[0050] An “OUTEN 376” signal enables and disables the output voltage(s) from the voltage regulator 304. Once enabled, the voltage regulator 304 generates a “VRM—PWRGD 378” signal, which indicates that voltage(s) and current(s) generated by the voltage regulator 304 are stable and within their specifications. VRM_PWRGD 378 is sent from the voltage regulator 304 to the motherboard logic to generate CPU PWRGD 350. The OUTEN signal 376 is generated by motherboard logic.

[0051] According to one embodiment, the clock generator 306 is controlled by an inverted VTT—PWRGD 374 signal, VTT—PWRGD* 388, which enables and disables sampling of the BSEL 324 signal and is powered by VCC3.3V 332. Once enabled, the clock generator 306 can read BSEL 324 and generate BCLK 326. Clock generators suitable for implementing the clock generator 306 are well known and can be single ended or differential.

[0052] The platform 300 also includes a resistor 379, a resistor(s) 381, a transistor 382, a resistor 384, and a resistor 386. The resistor 379 is coupled between the processor 302 and the voltage regulator 304 to pull up VTT—PWRGD 374 to VTT 372. This configuration eliminates power-sequencing issues between the processor 302 and the voltage regulator 304. For example, if VTT—PWRGD 374 were pulled up to VCC3.3V 332 and VCC3.3V 332 became stable and valid before VTT 372 became stable and valid, VTT—PWRGD 374 would appear to be stable and valid even though VTT 372 was not stable and valid. If VTT 372 is not stable and valid, the processor 302's I/O circuitry that drives the configuration signals has no power from VTT 372. Pulling VTT—PWRGD 374 up to VTT 372 with the resistor 379 ensures that VTT—PWRGD 374 does not become stable and valid until the processor 302's I/O circuitry has power. In one embodiment, the resistor 379 is one thousand ohms.

[0053] The resistor 381 is coupled between VCC3.3V and BSEL 324 to pull up BSEL 324 to VCC3.3V 332, which is the clock generator 306 power supply, to prevent power sequencing problems between the clock generator 306 and VTT—PWRGD* 388. If BSEL 324 was pulled up to another voltage that lagged VTT—PWRGD* 388 and the clock generator 306 power supply (VCC3.3V 332), then the BSEL 324 signal may not be valid and an incorrect BSEL 324 may be read by the clock generator 306. In one embodiment resistor 380 is a 330 ohm resistor.

[0054] The transistor 382 is coupled between the voltage regulator 304 and the clock generator 306, and is powered by VCC3.3V 332 via the resistor 386. Using the resistor 386 to pull up the transistor 382's collector to VCC3.3V 332 eliminates power-sequencing issues between the VTT—PWRGD* 388 and the clock generator 306. Pulling the transistor 382 up to VCC3.3V 332 and not VTT 372 ensures that the clock generator 306 has both power and a valid and stable VTT—PWRGD* 388 before the clock generator 306 reads the BSEL 324 signal and drives the BCLK 326 to the processor 302.

[0055] In one embodiment, the transistor 382's base is coupled to the VTT—PWRGD 374 output of the voltage regulator 304 via the resistor 384. The transistor 382's collector is coupled to the VTT—PWRGD* 388 input of the clock generator 306. The transistor 382's emitter is coupled to VSS 340. As such, the transistor 382 couples the VTT—PWRGD 374 from the voltage regulator 304 to the clock generator 324 as VTT—PWRGD* 388. In one embodiment, the resistor 384 is twenty thousand ohms and the resistor 386 is ten thousand ohms.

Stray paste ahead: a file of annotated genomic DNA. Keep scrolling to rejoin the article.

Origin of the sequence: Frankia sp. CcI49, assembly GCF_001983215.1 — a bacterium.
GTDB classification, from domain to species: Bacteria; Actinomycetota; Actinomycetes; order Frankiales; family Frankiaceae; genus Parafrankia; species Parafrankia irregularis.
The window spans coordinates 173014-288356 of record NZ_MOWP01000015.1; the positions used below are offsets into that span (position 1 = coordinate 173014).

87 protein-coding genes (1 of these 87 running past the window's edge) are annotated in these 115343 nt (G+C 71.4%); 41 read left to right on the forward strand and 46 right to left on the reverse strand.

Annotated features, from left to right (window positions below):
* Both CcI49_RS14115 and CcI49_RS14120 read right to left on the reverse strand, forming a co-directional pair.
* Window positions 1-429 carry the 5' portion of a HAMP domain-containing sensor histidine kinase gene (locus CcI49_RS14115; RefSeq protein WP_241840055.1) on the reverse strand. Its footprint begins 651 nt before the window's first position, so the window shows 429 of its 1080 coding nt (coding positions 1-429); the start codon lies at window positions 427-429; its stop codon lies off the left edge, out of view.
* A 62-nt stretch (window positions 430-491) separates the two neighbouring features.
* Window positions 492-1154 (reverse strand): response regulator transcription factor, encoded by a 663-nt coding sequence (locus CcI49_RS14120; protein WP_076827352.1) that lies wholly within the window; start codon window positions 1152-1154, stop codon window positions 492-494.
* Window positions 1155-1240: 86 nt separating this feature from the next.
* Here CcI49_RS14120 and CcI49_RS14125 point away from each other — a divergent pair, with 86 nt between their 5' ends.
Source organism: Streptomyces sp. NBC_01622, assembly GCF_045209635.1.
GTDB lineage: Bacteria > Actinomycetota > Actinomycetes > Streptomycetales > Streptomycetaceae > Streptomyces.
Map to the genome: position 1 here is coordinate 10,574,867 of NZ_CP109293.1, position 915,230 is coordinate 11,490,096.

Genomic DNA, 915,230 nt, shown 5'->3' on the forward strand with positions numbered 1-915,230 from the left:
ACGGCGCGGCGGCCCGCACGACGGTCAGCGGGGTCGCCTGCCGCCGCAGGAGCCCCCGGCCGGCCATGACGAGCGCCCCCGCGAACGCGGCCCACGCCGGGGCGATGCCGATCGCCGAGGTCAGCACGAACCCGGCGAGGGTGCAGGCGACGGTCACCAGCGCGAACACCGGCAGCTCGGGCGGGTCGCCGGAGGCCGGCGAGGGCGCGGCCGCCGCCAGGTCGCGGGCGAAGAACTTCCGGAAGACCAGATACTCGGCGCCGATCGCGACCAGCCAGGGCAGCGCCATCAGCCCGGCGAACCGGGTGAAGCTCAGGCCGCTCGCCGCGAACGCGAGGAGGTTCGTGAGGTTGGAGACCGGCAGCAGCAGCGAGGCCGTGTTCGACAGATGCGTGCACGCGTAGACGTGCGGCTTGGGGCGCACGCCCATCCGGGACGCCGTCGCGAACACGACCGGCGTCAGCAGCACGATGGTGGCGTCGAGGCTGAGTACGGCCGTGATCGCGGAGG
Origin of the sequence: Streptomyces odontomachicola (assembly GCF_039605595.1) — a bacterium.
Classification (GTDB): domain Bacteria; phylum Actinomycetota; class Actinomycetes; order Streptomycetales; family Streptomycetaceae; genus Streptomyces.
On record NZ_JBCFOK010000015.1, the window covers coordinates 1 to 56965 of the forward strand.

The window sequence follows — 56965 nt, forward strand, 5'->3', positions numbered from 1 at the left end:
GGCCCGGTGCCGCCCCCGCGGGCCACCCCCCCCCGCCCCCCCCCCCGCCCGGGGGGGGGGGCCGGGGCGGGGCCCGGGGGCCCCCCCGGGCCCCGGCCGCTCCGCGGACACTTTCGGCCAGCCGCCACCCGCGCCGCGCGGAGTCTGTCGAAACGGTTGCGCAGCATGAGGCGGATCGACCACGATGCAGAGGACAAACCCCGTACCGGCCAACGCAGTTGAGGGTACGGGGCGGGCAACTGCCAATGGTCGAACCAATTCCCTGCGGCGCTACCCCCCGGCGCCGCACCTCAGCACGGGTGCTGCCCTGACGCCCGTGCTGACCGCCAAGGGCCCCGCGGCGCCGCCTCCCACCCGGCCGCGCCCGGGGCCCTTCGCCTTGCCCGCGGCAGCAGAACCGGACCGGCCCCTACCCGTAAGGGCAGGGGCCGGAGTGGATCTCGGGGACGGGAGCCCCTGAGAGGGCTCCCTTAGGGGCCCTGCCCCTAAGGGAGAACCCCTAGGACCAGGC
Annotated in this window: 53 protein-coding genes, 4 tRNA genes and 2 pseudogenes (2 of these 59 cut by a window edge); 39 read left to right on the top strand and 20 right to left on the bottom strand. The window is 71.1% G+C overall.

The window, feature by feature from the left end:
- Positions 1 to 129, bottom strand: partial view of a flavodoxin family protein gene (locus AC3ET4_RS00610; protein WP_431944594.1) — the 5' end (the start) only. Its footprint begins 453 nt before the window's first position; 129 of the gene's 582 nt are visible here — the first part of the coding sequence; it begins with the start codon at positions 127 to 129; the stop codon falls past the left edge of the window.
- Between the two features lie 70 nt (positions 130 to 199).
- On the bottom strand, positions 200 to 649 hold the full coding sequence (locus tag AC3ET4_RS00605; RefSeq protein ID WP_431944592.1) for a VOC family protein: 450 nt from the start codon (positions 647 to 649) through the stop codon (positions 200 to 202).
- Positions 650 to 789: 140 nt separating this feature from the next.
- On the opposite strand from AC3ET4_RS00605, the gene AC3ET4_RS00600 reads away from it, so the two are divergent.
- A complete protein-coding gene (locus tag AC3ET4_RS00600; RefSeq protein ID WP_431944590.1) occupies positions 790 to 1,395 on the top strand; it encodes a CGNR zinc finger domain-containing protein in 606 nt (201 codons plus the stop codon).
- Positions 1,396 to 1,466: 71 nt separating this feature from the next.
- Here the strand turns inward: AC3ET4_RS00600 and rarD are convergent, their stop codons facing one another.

[0056] To minimize the effects of noise, the transistor 382 is in close proximity to the clock generator 306. For example, if there is noise on VTT—PWRGD 374's line when VTT—PWRGD 374 is inactive, the noise may cause VTT—PWRGD* 388 to appear active before making a valid transition to the active state. If VTT—PWRGD* 388 appears active before it should, the clock generator 306 will generate the wrong value for BCLK 326. If the clock generator 306 generates the wrong value for BCLK 326, the processor 302 and other circuitry would not be operating at the correct frequency. This may cause the performance of the platform 300 to be slower than desired. Alternatively, the frequency may be so high that the platform 300 may fail to operate properly. Placing the transistor 382 in close proximity to the clock generator 306 minimizes the chances that the clock generator will erroneously read an active VTT—PWRGD* 388 due to noise.

[0057] With the transistor 382 far from the clock generator 306, capacitance may be needed to minimize noise. However, as the pull-up resistor 386 is charging up the capacitance may hold the VTT—PWRGD* 388 down long enough for the clock generator 306 to consider VTT—PWRGD* 388 to be valid, which it is not. Proper placement of the transistor 382 eliminates the need for the extra capacitance.

[0058] Because the clock generator 306 uses the inverted VTT—PWRGD 374(VTT—PWRGD* 388) as an enable latch, VTT—PWRGD* 388 must be substantially glitch-free. When the power supply 308 is rising up to its appropriate voltage and current levels, VTT 372 is rising to its appropriate voltage level. As a result of the power supply 308 and VTT 372 being in transition while the clock generator 306 is coming up to its appropriate voltage level, VTT—PWRGD 374 may have some noise. Inverting VTT—PWRGD 374 with the transistor 382 and biasing the pull-up resistor properly with VCC3.3V 332, clock generator 306 supply voltage, ensures that the clock generator 306 is enabled by a glitch-free VTT—PWRGD* 388 strobe with proper timing.